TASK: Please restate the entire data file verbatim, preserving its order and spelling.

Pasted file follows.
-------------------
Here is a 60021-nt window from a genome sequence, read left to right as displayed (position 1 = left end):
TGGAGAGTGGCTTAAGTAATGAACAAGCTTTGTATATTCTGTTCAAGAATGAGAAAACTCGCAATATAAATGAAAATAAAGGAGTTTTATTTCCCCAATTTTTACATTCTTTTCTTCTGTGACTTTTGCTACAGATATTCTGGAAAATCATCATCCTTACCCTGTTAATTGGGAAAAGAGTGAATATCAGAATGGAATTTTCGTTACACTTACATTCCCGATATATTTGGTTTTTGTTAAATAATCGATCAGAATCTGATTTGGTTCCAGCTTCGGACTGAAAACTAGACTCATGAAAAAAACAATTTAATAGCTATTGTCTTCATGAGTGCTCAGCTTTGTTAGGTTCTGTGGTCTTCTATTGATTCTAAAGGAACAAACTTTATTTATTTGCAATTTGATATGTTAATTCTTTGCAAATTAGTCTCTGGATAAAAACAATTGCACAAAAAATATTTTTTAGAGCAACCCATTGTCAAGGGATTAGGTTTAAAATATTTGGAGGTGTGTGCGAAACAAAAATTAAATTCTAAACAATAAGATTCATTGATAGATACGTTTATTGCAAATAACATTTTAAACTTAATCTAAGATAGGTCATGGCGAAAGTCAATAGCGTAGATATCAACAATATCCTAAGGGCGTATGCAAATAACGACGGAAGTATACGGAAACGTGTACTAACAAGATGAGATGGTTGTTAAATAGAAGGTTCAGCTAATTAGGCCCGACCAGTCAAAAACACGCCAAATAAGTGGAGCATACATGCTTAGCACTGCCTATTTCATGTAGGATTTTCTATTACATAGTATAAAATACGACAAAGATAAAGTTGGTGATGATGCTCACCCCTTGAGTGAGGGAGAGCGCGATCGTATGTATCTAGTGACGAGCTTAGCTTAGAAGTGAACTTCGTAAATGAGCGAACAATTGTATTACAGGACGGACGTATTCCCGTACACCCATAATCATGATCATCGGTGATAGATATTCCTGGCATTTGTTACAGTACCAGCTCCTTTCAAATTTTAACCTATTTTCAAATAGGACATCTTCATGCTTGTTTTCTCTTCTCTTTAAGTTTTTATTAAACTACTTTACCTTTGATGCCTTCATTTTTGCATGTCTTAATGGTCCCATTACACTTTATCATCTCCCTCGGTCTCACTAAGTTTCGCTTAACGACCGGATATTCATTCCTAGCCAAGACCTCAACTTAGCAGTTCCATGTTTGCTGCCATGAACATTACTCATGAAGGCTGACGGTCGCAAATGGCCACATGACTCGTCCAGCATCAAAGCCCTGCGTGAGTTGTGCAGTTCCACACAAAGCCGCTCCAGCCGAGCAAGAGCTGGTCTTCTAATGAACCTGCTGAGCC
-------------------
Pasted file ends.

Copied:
Here is a 60021-nt window from a genome sequence, read left to right as displayed (position 1 = left end):
TGGAGAGTGGCTTAAGTAATGAACAAGCTTTGTATATTCTGTTCAAGAATGAGAAAACTCGCAATATAAATGAAAATAAAGGAGTTTTATTTCCCCAATTTTTACATTCTTTTCTTCTGTGACTTTTGCTACAGATATTCTGGAAAATCATCATCCTTACCCTGTTAATTGGGAAAAGAGTGAATATCAGAATGGAATTTTCGTTACACTTACATTCCCGATATATTTGGTTTTTGTTAAATAATCGATCAGAATCTGATTTGGTTCCAGCTTCGGACTGAAAACTAGACTCATGAAAAAAACAATTTAATAGCTATTGTCTTCATGAGTGCTCAGCTTTGTTAGGTTCTGTGGTCTTCTATTGATTCTAAAGGAACAAACTTTATTTATTTGCAATTTGATATGTTAATTCTTTGCAAATTAGTCTCTGGATAAAAACAATTGCACAAAAAATATTTTTTAGAGCAACCCATTGTCAAGGGATTAGGTTTAAAATATTTGGAGGTGTGTGCGAAACAAAAATTAAATTCTAAACAATAAGATTCATTGATAGATACGTTTATTGCAAATAACATTTTAAACTTAATCTAAGATAGGTCATGGCGAAAGTCAATAGCGTAGATATCAACAATATCCTAAGGGCGTATGCAAATAACGACGGAAGTATACGGAAACGTGTACTAACAAGATGAGATGGTTGTTAAATAGAAGGTTCAGCTAATTAGGCCCGACCAGTCAAAAACACGCCAAATAAGTGGAGCATACATGCTTAGCACTGCCTATTTCATGTAGGATTTTCTATTACATAGTATAAAATACGACAAAGATAAAGTTGGTGATGATGCTCACCCCTTGAGTGAGGGAGAGCGCGATCGTATGTATCTAGTGACGAGCTTAGCTTAGAAGTGAACTTCGTAAATGAGCGAACAATTGTATTACAGGACGGACGTATTCCCGTACACCCATAATCATGATCATCGGTGATAGATATTCCTGGCATTTGTTACAGTACCAGCTCCTTTCAAATTTTAACCTATTTTCAAATAGGACATCTTCATGCTTGTTTTCTCTTCTCTTTAAGTTTTTATTAAACTACTTTACCTTTGATGCCTTCATTTTTGCATGTCTTAATGGTCCCATTACACTTTATCATCTCCCTCGGTCTCACTAAGTTTCGCTTAACGACCGGATATTCATTCCTAGCCAAGACCTCAACTTAGCAGTTCCATGTTTGCTGCCATGAACATTACTCATGAAGGCTGACGGTCGCAAATGGCCACATGACTCGTCCAGCATCAAAGCCCTGCGTGAGTTGTGCAGTTCCACACAAAGCCGCTCCAGCCGAGCAAGAGCTGGTCTTCTAATGAACCTGCTGAGCC